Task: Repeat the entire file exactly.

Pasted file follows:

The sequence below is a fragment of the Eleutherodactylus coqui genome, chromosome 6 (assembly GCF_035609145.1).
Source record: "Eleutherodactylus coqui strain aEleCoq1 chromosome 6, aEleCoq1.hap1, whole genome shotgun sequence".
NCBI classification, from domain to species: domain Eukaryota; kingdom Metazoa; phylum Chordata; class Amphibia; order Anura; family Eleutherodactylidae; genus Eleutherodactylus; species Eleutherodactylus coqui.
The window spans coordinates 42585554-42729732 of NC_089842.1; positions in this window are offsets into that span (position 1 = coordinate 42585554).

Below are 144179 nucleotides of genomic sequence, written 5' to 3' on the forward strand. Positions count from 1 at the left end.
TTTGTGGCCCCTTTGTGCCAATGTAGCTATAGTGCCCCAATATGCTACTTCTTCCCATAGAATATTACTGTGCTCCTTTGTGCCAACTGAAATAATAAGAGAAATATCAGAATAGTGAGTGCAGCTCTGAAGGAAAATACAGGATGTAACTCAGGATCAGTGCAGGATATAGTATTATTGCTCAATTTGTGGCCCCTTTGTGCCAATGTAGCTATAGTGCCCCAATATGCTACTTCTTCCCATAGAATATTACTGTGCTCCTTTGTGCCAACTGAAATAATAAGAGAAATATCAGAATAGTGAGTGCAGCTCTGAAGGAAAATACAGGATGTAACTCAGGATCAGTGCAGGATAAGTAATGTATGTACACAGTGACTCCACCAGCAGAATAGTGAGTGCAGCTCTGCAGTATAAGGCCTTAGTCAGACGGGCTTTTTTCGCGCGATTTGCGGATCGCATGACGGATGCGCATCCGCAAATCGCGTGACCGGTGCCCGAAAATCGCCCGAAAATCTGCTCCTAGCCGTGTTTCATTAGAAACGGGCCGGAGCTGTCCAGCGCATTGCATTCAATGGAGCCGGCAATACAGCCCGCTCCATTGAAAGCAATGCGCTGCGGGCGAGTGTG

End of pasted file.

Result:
The sequence below is a fragment of the Eleutherodactylus coqui genome, chromosome 6 (assembly GCF_035609145.1).
Source record: "Eleutherodactylus coqui strain aEleCoq1 chromosome 6, aEleCoq1.hap1, whole genome shotgun sequence".
NCBI classification, from domain to species: domain Eukaryota; kingdom Metazoa; phylum Chordata; class Amphibia; order Anura; family Eleutherodactylidae; genus Eleutherodactylus; species Eleutherodactylus coqui.
The window spans coordinates 42585554-42729732 of NC_089842.1; positions in this window are offsets into that span (position 1 = coordinate 42585554).

Below are 144179 nucleotides of genomic sequence, written 5' to 3' on the forward strand. Positions count from 1 at the left end.
TTTGTGGCCCCTTTGTGCCAATGTAGCTATAGTGCCCCAATATGCTACTTCTTCCCATAGAATATTACTGTGCTCCTTTGTGCCAACTGAAATAATAAGAGAAATATCAGAATAGTGAGTGCAGCTCTGAAGGAAAATACAGGATGTAACTCAGGATCAGTGCAGGATATAGTATTATTGCTCAATTTGTGGCCCCTTTGTGCCAATGTAGCTATAGTGCCCCAATATGCTACTTCTTCCCATAGAATATTACTGTGCTCCTTTGTGCCAACTGAAATAATAAGAGAAATATCAGAATAGTGAGTGCAGCTCTGAAGGAAAATACAGGATGTAACTCAGGATCAGTGCAGGATAAGTAATGTATGTACACAGTGACTCCACCAGCAGAATAGTGAGTGCAGCTCTGCAGTATAAGGCCTTAGTCAGACGGGCTTTTTTCGCGCGATTTGCGGATCGCATGACGGATGCGCATCCGCAAATCGCGTGACCGGTGCCCGAAAATCGCCCGAAAATCTGCTCCTAGCCGTGTTTCATTAGAAACGGGCCGGAGCTGTCCAGCGCATTGCATTCAATGGAGCCGGCAATACAGCCCGCTCCATTGAAAGCAATGCGCTGCGGGCGAGTGTG